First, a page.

(The content of this blog post originates from an article published in the May 2021 in Concrete Magazine by Animesh Sourabh at MagiCAD. This is an edited version of the article. Contact our team for more information about Cubicost and RC frame take-off.)
The application of Building Information Modelling (BIM) can improve the efficiency and collaboration within the construction industry. However, BIM is not yet regularly used in RC frame take-off or measurements by estimators. Why is that?
Let’s first consider the key players involved and the application of BIM in the process of tendering (see Figure 1):
- Clients are usually inclined to see the application of BIM methods during the design stage. Yet, they would send out 2D drawings to contractors for tenders.
- Architects would sometimes produce BIM models in addition to 2D drawings. They are aware however that in case of any gaps, the client will hold them responsible on the basis of 2D drawings that they produced.
- Structural engineers have been the early adopters of BIM tools. They would typically generate 3D models for structural design, which are shared with the client but may or may not be forwarded to the RC frame contractors.
- RC frame contractors’ estimators use the 2D drawings to do their measurement in order to submit tenders under tight time restrictions. BIM models, if available, may be used for visual checks or not used at all.
The above mentioned approach comes with its own challenges. Design revisions take place in quick succession during the pre-construction stage. In such a scenario, the estimator would have to track these changes using a 2D drawing, factor in any interactions between different elements, align them with the measurement rules (Standard Method of Measurement 7/New Rules of Measurement 2) and adjust entries in the cost document (See figure 2).
A 2D view offers a limited context about a project. One can argue for the use of comments and markups however, capturing the interactions between different elements (columns, beams, slabs, etc) is far more difficult.
Exchanging 2D drawings (with comments and mark-ups) back and forth, either with your own QS team or with your client, hinders collaboration. Quantity surveyors would often do their measurements from scratch because it is easier in comparison to interpreting all the estimates produced from the 2D drawings by their estimating teams.
Let’s consider an alternative. What if the RC frame estimator was able to create a 3D model out of the 2D drawing? The raw measurements could be generated ‘on the go’ while factoring in any measurement rules or deductions. In addition, extra measurement, such as, formwork and reinforcement could also be created automatically (see Figure 3). Also, the quantities could be generated straight from the model and therefore they could be traced back to specific element or groups of elements, while being in a 3D view.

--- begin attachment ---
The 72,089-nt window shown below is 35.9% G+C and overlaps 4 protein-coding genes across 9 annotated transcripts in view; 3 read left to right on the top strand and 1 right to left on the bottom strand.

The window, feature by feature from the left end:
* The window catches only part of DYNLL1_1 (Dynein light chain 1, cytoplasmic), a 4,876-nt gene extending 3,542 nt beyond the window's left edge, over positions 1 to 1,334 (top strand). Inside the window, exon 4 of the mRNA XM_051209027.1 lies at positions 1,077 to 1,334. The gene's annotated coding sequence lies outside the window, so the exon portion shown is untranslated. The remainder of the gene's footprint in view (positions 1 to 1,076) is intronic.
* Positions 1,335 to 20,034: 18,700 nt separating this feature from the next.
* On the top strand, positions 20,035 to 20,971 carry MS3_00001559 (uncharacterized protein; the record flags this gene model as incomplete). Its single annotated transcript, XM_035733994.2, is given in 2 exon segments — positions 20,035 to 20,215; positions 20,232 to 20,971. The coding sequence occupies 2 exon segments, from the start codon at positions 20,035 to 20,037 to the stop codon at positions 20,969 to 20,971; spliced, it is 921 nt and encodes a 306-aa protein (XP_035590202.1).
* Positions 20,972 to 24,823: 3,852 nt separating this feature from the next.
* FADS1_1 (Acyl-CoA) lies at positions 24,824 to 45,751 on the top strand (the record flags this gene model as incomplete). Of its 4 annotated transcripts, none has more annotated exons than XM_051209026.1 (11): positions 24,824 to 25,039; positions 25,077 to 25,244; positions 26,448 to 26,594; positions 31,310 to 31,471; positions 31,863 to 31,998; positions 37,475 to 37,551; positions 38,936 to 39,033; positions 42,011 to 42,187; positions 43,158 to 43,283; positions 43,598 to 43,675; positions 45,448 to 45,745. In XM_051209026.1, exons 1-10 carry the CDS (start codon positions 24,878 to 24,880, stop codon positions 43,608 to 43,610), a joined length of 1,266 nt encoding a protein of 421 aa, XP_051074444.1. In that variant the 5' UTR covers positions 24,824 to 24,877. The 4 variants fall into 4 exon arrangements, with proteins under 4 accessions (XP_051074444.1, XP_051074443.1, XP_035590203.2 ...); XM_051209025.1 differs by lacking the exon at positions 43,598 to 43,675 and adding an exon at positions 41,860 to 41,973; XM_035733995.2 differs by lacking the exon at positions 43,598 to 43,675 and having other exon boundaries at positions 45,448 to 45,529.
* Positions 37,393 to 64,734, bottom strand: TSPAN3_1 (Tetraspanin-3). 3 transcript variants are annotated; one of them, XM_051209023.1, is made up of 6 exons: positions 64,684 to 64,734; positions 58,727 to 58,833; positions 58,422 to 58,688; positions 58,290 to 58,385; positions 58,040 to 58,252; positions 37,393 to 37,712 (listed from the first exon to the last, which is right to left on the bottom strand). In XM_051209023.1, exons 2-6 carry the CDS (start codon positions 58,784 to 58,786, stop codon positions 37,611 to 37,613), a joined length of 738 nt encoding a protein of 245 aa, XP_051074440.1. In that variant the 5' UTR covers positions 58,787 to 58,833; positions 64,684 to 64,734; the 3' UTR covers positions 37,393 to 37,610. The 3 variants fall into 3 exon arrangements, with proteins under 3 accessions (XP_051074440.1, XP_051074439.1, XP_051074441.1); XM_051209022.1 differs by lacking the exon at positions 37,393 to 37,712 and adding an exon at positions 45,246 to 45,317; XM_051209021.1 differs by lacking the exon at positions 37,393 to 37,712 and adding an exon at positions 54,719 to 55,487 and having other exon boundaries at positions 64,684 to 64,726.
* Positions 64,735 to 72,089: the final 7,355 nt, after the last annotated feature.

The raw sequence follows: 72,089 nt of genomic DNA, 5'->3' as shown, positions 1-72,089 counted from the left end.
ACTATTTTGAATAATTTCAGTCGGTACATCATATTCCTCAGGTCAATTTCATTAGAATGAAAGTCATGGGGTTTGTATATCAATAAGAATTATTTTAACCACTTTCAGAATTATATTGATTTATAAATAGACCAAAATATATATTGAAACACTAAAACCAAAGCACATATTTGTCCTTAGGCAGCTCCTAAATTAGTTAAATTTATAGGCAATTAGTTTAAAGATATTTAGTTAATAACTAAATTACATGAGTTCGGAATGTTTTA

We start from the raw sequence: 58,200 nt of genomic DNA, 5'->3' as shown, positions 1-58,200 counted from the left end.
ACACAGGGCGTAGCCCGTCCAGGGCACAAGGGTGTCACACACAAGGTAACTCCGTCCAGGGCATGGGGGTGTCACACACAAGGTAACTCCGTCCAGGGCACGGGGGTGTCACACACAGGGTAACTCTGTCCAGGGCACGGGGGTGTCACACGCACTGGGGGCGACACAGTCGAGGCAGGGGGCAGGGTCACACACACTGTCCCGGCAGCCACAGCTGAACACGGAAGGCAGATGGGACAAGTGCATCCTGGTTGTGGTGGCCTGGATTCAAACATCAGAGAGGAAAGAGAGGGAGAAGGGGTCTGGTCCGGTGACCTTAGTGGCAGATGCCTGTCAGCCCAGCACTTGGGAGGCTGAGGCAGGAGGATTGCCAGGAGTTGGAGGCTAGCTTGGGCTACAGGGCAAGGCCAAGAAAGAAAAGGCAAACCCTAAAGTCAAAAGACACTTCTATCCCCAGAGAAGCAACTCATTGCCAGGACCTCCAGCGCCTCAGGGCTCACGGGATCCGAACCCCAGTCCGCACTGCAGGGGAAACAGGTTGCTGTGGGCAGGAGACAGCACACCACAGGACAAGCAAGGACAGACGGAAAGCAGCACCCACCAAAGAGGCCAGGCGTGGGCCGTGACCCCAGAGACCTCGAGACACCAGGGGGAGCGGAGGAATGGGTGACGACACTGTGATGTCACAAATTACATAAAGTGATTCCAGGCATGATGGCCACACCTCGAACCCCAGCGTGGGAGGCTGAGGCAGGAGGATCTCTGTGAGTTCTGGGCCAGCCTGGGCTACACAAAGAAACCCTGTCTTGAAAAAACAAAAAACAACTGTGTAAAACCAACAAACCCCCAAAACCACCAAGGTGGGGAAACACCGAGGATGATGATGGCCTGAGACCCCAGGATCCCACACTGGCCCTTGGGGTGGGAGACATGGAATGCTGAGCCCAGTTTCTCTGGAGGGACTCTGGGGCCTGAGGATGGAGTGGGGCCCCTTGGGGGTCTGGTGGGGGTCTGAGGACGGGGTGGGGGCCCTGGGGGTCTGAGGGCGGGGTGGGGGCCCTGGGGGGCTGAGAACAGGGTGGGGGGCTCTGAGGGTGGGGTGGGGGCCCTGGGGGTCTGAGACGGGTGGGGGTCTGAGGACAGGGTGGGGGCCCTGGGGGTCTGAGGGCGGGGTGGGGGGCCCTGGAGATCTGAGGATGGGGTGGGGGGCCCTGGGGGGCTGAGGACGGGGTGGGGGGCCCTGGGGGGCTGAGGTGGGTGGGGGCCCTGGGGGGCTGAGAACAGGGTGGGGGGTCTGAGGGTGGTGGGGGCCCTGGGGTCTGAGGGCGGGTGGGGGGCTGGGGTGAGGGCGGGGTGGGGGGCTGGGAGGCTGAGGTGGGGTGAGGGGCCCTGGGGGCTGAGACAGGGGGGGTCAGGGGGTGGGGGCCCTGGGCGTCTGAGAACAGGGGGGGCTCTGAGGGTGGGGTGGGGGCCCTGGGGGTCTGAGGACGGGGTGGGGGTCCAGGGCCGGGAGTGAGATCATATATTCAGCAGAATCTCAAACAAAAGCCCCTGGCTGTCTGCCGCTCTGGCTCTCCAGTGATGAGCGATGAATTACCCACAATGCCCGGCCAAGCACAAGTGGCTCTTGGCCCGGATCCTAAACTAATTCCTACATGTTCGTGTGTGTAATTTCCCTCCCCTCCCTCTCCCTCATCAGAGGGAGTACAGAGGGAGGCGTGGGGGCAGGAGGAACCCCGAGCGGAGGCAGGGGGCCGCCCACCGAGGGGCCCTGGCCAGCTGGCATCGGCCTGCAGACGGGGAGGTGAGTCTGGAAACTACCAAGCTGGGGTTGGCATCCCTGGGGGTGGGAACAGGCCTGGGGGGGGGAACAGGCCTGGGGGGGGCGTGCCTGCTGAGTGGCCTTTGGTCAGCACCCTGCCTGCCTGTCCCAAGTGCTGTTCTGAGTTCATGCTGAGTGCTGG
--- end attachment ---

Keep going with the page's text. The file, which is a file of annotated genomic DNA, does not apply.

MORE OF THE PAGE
THE SOLUTION – CUBICOST TAS
Through Cubicost TAS software, companies including Byrne Bros, Addington, Stephenson Group, MPB Structures, Woodmace, PJ Carey and Moortown are already using this new approach to submit their RC frame tenders and improve their work-winning rates. Here are some of the benefits they have identified:
- Design changes are easier to handle as only changes to the model are needed which will then ripple across to revised measurements, deductions and any extra measurements.
- Additional context in terms of the 3D views from multiple angles are provided. The 3D model also provides a better view of how the elements interact with each other and how any design changes might affect those interactions.
- Better collaboration. QS teams can reuse the measurements produced by their estimating teams. Contractors can in turn communicate better with their clients about project progress as it is easier for everyone to be on the same page with 3D models and connected quantities.
The companies that want to take advantage of the benefits offered by BIM, now have also the tools to make it happen. It is now the time, not only for key players, but also for the larger RC frame industry to take note of the BIM-oriented take-off method. Contact us and let’s start a conversation.